NBA: Curry to pick Dubs teammates if picked as All Star game captain

first_imgView comments Read Next LOOK: Loisa Andalio, Ronnie Alonte unwind in Amanpulo for 3rd anniversary Kyrie Irving on opening night showdown vs. Cavs: ‘There’s no pressure at all’ LATEST STORIES NCAA: San Beda sends Letran to 3-way tie for 4th seed Frontrow holds fun run to raise funds for young cancer patients  Golden State Warriors guard Stephen Curry  (AP Photo/David Zalubowski, File)The 2018 NBA All Star game will feature some drastic changes this year, particularly with  the abolition of the Eastern versus Western Conference format, in favor of two captains picking teams.READ: NBA changes All-Star Game format; captains will pick teamsADVERTISEMENT Nonong Araneta re-elected as PFF president Typhoon Kammuri accelerates, gains strength en route to PH Kevin Durant out with Achilles injury; to undergo MRI on Tuesday PLAY LIST 03:12Kevin Durant out with Achilles injury; to undergo MRI on Tuesday00:50Trending Articles02:25Raptors or Warriors? PBA players take their pick of NBA champ01:37Protesters burn down Iran consulate in Najaf01:47Panelo casts doubts on Robredo’s drug war ‘discoveries’01:29Police teams find crossbows, bows in HK university01:35Panelo suggests discounted SEA Games tickets for students02:49Robredo: True leaders perform well despite having ‘uninspiring’ boss02:42PH underwater hockey team aims to make waves in SEA Games Fire hits houses in Mandaluyong City Brace for potentially devastating typhoon approaching PH – NDRRMC Kammuri turning to super typhoon less likely but possible — Pagasa BSP sees higher prices in November, but expects stronger peso, low rice costs to put up fight With the top two vote-getters getting the power to choose its pool of players, fan-favorite Stephen Curry shared who he will pick, if the honor goes to him.“Probably one of my teammates,” the two-time league MVP told ESPN’s Chris Haynes. “Until you run out of those options, then you gotta figure it out.”FEATURED STORIESSPORTSWATCH: Drones light up sky in final leg of SEA Games torch runSPORTSSEA Games: Philippines picks up 1st win in men’s water poloSPORTSMalditas save PH from shutoutWith the Golden State Warriors’ roster filled to the brim with talented players, Curry will have plenty to choose from, with the likes of Kevin Durant, Klay Thompson and Draymond Green all expected to be a part of the festivities.“If I’m the one picking, no. It’s fun. It’s a different type of setup and a different look, especially on the court,” he explained. “And you mix up the conferences and the different lineups you can get out there.” But if the “baby-faced assassin” won’t be able to pick some of his guys, he certainly knows the wide array of talent available—especially with the exciting new format.“There’s been All-Stars for years, and the past six years probably certain lineups and notable guys that have been playing together in the Western Conference and the Eastern Conference, and now you can switch it up a little bit,” he said.“From a fan standpoint, I know that should be a huge storyline just to see who’s playing with who and even like what they name the teams, the jerseys, the whole setup is going to be a different look, so it’s going to be fun.”The 2018 NBA All Star weekend will take place at the Staples Center in Los Angeles, California, on Feb. 18.  Khristian Ibarrola /raRELATED STORY:ADVERTISEMENT Don’t miss out on the latest news and information. MOST READlast_img read more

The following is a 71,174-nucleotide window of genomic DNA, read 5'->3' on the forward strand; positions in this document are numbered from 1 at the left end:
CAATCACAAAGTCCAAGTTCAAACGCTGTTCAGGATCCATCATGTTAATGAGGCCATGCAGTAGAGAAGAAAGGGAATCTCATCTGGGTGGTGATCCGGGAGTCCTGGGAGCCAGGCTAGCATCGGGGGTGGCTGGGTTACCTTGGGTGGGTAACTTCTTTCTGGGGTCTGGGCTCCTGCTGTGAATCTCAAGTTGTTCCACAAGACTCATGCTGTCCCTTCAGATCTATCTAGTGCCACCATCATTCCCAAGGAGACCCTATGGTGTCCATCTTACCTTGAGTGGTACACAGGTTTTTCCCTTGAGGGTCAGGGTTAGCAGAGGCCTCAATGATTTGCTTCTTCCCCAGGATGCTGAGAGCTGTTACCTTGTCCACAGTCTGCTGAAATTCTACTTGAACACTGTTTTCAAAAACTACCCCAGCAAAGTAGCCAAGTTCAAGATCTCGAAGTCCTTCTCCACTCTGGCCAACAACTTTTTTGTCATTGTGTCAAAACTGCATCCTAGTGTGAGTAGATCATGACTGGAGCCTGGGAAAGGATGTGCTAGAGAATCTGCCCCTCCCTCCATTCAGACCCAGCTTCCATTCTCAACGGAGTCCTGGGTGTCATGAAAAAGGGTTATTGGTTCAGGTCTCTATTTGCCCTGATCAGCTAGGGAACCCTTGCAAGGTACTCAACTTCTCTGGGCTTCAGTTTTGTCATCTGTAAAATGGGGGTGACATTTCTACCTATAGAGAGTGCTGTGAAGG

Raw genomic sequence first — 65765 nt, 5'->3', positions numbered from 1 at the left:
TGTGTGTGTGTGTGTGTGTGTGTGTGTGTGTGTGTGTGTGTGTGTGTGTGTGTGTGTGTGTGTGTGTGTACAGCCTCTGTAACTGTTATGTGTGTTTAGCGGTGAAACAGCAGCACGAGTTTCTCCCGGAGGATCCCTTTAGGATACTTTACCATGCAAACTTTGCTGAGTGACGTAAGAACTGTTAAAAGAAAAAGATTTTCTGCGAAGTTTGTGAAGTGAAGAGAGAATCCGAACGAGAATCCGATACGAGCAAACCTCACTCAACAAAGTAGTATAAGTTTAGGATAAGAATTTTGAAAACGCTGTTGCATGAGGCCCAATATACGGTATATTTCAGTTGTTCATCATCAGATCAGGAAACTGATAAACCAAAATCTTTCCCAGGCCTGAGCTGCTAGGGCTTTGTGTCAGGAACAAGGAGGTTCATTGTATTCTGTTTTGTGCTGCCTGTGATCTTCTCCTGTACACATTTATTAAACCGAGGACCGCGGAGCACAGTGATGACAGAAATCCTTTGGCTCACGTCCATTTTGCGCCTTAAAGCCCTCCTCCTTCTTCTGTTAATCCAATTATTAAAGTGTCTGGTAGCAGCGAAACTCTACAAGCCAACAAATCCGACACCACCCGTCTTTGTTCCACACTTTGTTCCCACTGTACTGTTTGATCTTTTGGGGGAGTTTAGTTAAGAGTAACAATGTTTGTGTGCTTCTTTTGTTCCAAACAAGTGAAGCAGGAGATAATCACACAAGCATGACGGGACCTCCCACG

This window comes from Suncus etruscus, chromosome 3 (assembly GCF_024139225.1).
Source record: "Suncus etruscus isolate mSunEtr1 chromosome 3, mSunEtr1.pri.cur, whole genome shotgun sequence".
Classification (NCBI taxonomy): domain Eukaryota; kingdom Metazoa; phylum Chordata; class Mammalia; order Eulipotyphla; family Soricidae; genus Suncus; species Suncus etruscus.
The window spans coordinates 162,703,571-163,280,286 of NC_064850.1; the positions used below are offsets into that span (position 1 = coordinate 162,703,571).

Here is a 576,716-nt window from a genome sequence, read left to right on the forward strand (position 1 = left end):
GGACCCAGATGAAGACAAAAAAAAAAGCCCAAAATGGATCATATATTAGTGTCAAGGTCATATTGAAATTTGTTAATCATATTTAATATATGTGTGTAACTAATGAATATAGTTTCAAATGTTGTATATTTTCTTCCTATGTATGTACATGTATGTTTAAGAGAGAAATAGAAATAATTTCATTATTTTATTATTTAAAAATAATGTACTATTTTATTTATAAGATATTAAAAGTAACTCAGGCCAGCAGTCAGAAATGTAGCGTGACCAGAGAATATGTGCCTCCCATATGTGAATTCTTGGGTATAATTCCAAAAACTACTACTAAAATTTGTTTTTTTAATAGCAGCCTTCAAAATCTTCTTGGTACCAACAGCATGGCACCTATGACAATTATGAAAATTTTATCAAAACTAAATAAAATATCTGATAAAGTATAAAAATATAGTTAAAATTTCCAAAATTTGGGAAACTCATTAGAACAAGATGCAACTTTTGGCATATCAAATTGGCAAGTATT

Punjab refuses reward to CWG medallist

first_imgThe Punjab government’s decision not to reward Commonwealth Games (CWG) gold medallist Gurpreet Singh, saying he belongs to the defence services, has drawn flak.The state government had announced cash rewards of Rs 7 lakh to gold medallists, Rs 5 lakh to silver medallists and Rs 3 lakh to bronze winners.But Havildar Gurpreet Singh, who won two shooting gold medals and a bronze at the CWG, has been left out. Singh belongs to Naushera Pannua village of the state’s Gurdaspur district.After facing flak, the state government is now desperate to come out of the embarrassing situation. H.S. Bains, media advisor to the Punjab government, said the government was taking a re-look at its policy.The discrimination against defence sportspersons in Punjab is in sharp contrast to neighbouring Haryana and Himachal Pradesh, which have taken the lead in honouring their CWG medallists.Haryana has even announced a cash prize of Rs 2 lakh for athletes who have failed to win medals at the CWG. The Himachal Pradesh government has given a cash prize of Rs 35 lakh to its medal winner Subedar Vijay Kumar.last_img read more

Pakistan aware of ‘nefarious designs’ of enemies: General Raheel Sharif

first_imgPakistan’s army chief Gen Raheel Sharif today said his country was aware of the “nefarious designs” of the enemies and will take every step to ensure security.General Raheel made the remarks during an address at a seminar in Gilgit-Baltistan, which has been illegally occupied by Pakistan, to highlight the progress of the USD 46 billion China Pakistan Economic Corridor (CPEC) project.General Raheel said Pakistan was aware of the “nefarious designs” of the enemies and will take every step to ensure security.Also read: Pak can write as many letters to UN, Kashmir remains integral part of India: Foreign MinistryMaking a special mention of Prime Minister Narendra Modi and India’s intelligence agency Research and Analysis Wing (RAW), Raheel assured the nation that the country’s frontiers are totally secure, Dawn News reported.However, no statement was issued by army in this regard.General Raheel said that CPEC would be completed and it will greatly benefit the people of Gilgit-Baltistan.”I am confident that Gilgit-Baltistan will also develop like the Chinese area across the border,” he said.Also read: PoK a thorn in our flesh, would have been India’s if we had opted for military solution: Air ChiefGeneral Raheel said the army will provide foolproof security to CPEC which was a project of national importance.Asserting that Pakistan was determined to eliminate militancy, General Raheel said, “We don’t care what the world says, but we are fighting for our survival and the way the army has worked for eradication of terrorism, no other army can do that.”advertisementlast_img read more